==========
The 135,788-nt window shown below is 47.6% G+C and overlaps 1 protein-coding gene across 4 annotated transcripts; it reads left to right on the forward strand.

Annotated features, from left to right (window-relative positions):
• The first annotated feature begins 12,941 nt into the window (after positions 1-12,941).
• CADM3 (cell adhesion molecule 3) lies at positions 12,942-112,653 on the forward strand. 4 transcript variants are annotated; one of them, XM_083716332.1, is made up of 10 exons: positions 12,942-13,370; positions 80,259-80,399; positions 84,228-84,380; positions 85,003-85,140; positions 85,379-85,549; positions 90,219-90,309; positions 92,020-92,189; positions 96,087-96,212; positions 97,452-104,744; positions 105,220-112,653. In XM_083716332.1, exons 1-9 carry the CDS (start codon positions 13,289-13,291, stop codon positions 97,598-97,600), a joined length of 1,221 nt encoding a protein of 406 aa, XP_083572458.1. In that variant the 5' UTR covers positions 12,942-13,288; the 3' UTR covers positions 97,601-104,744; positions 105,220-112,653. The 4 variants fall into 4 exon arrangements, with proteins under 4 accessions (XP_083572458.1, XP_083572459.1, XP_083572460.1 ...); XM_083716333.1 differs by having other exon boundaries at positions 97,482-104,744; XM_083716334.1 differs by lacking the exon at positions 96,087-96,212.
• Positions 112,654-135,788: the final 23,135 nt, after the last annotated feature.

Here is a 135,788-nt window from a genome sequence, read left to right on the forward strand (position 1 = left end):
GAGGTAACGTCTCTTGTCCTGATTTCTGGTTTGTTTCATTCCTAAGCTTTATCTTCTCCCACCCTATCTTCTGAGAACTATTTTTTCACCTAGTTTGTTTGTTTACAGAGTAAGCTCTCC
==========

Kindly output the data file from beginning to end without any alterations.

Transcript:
The 135,788-nt window shown below is 47.6% G+C and overlaps 1 protein-coding gene across 4 annotated transcripts; it reads left to right on the forward strand.

Annotated features, from left to right (window-relative positions):
• The first annotated feature begins 12,941 nt into the window (after positions 1-12,941).
• CADM3 (cell adhesion molecule 3) lies at positions 12,942-112,653 on the forward strand. 4 transcript variants are annotated; one of them, XM_083716332.1, is made up of 10 exons: positions 12,942-13,370; positions 80,259-80,399; positions 84,228-84,380; positions 85,003-85,140; positions 85,379-85,549; positions 90,219-90,309; positions 92,020-92,189; positions 96,087-96,212; positions 97,452-104,744; positions 105,220-112,653. In XM_083716332.1, exons 1-9 carry the CDS (start codon positions 13,289-13,291, stop codon positions 97,598-97,600), a joined length of 1,221 nt encoding a protein of 406 aa, XP_083572458.1. In that variant the 5' UTR covers positions 12,942-13,288; the 3' UTR covers positions 97,601-104,744; positions 105,220-112,653. The 4 variants fall into 4 exon arrangements, with proteins under 4 accessions (XP_083572458.1, XP_083572459.1, XP_083572460.1 ...); XM_083716333.1 differs by having other exon boundaries at positions 97,482-104,744; XM_083716334.1 differs by lacking the exon at positions 96,087-96,212.
• Positions 112,654-135,788: the final 23,135 nt, after the last annotated feature.

Here is a 135,788-nt window from a genome sequence, read left to right on the forward strand (position 1 = left end):
GAGGTAACGTCTCTTGTCCTGATTTCTGGTTTGTTTCATTCCTAAGCTTTATCTTCTCCCACCCTATCTTCTGAGAACTATTTTTTCACCTAGTTTGTTTGTTTACAGAGTAAGCTCTCC